Gorringe’s rehabilitation of Protestant art takes a clear and logical form: it is both chronological and thematic, beginning at the time of the Reformation and ending in the late twentieth century. Each period of art is discussed roughly in terms of its predominant artistic genre: these include the genre called “genre” (“everyday life” painting), portraiture, landscape, and still life. In a final section, Gorringe addresses the rise of artistic abstraction. Though chronological in its major outlines, Earthly Visions does not unfold in a strictly linear fashion. When treating portraiture, for example (a signature art form of the early Dutch Republic), Gorringe takes time to address the work of the great twentieth-century British portraitist Francis Bacon. And when discussing landscape painting (a signature art form of early industrial Britain), Gorringe makes room for a perceptive discussion of the pioneering French modernist Paul Cezanne.

Gorringe rhetorically spans these temporal and thematic units through invocation of the “secular parable,” an invention that occurs on the first page of the book and that rears its enlightened head throughout. In one sense, the phrase “secular parable” feels oddly redundant, for the parables par excellence to which any Christian writing must refer are the parables of Christ, and those were earthy in the extreme. For Gorringe, however, “secular parables” occupy a very specific category: they are instructional stories that speak of the dignity of the creaturely world. Painting (Gorringe’s favorite medium; he almost totally neglects sculpture and other art forms) is especially suited to emphasizing this dignity, for it can literally foreground, illuminate, and exalt creaturely things, whether onions, sausages, peasants, or haywains. Gorringe is at his best when he anatomizes, in clear and elegant terms worthy of a bona fide art history lecturer, the painstakingly calibrated pictorial archi-tecture of artists like Juan Sánchez Cotán (one of a few fervently Catholic artists celebrated in Earthly Visions), Pieter Brueghel, Jean-François Millet, Paul Cezanne, and Jean-Baptiste-Siméon Chardin. Readers unfamiliar with how to “read” paintings will learn a great deal from Gorringe’s patient descriptions and careful analyses.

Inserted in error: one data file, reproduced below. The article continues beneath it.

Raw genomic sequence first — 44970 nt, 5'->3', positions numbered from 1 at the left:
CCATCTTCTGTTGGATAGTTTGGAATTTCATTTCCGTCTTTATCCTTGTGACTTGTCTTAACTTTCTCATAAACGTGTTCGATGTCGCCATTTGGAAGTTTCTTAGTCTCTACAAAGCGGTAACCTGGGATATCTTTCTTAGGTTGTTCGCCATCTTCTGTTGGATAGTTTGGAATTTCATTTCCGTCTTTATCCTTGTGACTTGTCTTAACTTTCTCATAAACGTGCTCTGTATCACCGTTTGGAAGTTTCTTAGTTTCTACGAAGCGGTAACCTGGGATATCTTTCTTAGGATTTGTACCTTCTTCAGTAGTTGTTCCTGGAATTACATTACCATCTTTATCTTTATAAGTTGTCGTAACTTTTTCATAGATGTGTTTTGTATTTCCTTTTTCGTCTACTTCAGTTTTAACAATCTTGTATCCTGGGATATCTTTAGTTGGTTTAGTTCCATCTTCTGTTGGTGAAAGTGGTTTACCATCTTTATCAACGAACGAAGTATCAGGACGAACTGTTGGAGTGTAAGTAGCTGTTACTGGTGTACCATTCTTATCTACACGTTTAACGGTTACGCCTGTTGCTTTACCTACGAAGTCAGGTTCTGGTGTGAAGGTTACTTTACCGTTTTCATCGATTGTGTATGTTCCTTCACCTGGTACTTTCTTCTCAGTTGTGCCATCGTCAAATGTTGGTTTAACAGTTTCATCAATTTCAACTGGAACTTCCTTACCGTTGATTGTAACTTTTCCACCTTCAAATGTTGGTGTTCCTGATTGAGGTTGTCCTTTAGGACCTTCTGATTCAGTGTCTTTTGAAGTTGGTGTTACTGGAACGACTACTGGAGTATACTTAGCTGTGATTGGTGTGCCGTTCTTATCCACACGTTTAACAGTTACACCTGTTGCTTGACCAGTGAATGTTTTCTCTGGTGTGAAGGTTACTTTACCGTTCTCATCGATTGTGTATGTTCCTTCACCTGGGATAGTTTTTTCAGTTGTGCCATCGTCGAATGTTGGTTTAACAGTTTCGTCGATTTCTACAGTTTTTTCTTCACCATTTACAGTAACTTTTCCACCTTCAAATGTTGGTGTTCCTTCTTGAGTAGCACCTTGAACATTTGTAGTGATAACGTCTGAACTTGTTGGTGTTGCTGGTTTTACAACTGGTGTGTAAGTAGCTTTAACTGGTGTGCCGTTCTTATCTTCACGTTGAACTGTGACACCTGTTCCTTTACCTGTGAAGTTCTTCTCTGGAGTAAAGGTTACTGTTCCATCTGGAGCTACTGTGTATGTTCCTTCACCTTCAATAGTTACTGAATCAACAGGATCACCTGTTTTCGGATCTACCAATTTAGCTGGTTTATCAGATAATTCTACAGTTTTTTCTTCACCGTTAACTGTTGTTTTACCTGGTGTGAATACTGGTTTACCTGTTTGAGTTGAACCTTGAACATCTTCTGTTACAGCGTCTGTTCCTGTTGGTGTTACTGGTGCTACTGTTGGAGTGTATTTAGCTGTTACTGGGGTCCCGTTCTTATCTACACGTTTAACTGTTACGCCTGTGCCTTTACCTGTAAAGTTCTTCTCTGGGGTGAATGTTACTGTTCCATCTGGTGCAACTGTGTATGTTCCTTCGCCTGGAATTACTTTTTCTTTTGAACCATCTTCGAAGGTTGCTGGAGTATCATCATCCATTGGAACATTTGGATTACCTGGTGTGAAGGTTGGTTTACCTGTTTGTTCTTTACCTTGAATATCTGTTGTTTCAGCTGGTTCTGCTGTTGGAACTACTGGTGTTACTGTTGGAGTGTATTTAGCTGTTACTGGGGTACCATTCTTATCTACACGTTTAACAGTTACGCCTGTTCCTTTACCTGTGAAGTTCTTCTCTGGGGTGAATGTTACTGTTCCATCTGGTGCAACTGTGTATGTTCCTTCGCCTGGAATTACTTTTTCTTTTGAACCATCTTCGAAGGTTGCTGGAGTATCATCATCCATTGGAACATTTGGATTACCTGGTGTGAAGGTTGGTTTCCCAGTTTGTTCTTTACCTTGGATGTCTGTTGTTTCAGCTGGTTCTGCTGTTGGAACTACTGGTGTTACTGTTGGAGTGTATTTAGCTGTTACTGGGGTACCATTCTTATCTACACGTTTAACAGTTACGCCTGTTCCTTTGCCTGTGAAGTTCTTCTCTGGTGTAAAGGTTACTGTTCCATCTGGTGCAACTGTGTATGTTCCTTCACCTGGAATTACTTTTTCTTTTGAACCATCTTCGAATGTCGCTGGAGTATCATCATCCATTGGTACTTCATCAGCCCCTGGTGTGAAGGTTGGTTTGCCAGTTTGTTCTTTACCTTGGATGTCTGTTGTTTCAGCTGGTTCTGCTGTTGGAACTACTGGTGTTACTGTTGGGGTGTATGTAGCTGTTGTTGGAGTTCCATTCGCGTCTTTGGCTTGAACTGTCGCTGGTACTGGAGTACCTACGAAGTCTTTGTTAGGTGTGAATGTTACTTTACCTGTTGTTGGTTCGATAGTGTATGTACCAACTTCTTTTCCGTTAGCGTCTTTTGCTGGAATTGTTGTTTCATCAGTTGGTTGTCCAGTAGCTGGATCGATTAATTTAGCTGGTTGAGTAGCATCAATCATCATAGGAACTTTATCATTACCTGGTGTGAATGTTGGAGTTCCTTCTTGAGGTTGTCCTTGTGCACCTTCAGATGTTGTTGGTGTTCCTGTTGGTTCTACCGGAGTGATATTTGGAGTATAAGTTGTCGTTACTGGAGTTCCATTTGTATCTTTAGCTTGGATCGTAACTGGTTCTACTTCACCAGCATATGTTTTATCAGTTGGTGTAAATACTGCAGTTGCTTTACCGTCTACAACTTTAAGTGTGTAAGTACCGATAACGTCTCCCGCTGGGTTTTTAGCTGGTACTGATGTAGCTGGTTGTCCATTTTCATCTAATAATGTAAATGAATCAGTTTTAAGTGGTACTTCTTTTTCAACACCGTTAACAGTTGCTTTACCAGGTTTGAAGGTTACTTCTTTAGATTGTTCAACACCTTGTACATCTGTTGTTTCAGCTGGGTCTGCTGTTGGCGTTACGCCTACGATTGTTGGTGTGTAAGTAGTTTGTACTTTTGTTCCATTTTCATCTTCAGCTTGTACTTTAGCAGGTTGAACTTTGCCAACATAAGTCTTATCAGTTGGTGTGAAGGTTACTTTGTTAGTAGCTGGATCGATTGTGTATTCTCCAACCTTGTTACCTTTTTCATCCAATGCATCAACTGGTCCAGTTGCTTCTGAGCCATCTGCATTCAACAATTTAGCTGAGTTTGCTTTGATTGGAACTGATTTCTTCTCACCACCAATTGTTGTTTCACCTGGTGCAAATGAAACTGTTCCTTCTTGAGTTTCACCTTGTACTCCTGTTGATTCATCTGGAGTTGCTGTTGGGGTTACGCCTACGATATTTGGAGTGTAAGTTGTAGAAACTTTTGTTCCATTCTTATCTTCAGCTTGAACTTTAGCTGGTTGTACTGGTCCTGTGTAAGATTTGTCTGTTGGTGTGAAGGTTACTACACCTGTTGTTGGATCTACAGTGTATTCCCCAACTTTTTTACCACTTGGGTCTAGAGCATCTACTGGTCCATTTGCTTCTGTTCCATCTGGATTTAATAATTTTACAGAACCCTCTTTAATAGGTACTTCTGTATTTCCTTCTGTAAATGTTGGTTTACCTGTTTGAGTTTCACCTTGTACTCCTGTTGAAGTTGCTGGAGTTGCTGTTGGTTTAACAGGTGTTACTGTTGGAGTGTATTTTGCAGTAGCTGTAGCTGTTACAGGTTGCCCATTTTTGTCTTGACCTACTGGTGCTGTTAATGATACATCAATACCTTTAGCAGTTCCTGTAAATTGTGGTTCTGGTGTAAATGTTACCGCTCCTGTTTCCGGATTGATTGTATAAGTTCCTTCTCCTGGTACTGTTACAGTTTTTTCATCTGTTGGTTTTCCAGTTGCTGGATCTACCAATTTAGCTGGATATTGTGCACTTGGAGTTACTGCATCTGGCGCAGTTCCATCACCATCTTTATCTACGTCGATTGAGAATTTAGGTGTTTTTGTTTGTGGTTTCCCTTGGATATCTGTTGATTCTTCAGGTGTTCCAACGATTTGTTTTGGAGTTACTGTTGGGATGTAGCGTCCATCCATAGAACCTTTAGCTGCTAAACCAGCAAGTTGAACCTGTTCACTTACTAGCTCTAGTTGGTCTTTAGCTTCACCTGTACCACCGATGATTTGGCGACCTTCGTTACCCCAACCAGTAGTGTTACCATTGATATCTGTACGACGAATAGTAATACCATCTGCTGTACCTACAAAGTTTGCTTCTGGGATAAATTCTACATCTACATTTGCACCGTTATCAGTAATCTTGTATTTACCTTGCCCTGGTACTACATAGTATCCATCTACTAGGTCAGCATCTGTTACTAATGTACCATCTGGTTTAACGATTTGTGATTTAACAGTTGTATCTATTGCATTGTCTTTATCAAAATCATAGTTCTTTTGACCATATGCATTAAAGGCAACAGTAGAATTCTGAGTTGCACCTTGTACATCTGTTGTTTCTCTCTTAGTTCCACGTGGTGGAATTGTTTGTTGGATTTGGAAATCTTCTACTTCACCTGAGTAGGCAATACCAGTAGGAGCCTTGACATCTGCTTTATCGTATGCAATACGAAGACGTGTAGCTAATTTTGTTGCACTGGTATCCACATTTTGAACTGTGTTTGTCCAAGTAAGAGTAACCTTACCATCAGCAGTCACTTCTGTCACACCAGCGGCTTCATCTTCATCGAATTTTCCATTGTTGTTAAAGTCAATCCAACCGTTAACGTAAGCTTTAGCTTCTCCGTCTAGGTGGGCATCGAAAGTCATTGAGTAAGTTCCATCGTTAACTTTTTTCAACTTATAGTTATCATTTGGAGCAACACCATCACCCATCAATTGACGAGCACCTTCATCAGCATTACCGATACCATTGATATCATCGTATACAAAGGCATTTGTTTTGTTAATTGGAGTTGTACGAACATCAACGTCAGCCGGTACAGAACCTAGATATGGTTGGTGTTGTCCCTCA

For this reviewer, however, the most interesting aspect of Earthly Visions is its treatment of abstract art, largely encompassed by the chapter titled “Beyond the Appearances.” Here Gorringe unfurls his theological wings, and his interpretive flight is both thought-provoking and maddening.

Like many Christian art-interpreters before him, including the regrettably agendized thinkers Hans Rookmaaker and Francis Schaeffer, Gorringe blames abstract art for rejecting the earthy, human-centered ethos of true Christianity. Unlike Rookmaaker and Schaeffer, however, Gorringe anchors his observations in intriguing theological concepts (for example, the “third age of the spirit” prophesied by Joachim of Fiore); yet his conclusions reveal a measure of art-blindness shared by the two earlier writers. What Gorringe does not realize (and what his predecessors have not realized) is that much abstract art is actually the result of an “incarnational” impulse. Even in the 1950s, when the movement called Abstract Expres-sionism was still in its formative phases, abstract art was publicly recognized as a means of reasserting the body as the natural habitation of the creative soul. Gorringe’s failure to understand Abstract Expressionism and other, similar movements may be the product of his (one might assume) conservative visual education. In his careful readings of visual narra-tive and his particular attraction to allegory, Gorringe seems “keyed” to a clearly symbolic, mimetic art of the kind naturally featured in the world’s most venerable museums. Many art enthusiasts of the last several decades, however, have structured their experiences with reference to a different, and yes, “earthier,” paradigm – one that calls upon space, gesture and scale before it calls upon traditional narrative, and one that blurs the distinction, or at least improvises upon the distinction, between art and audience, viewer and viewed.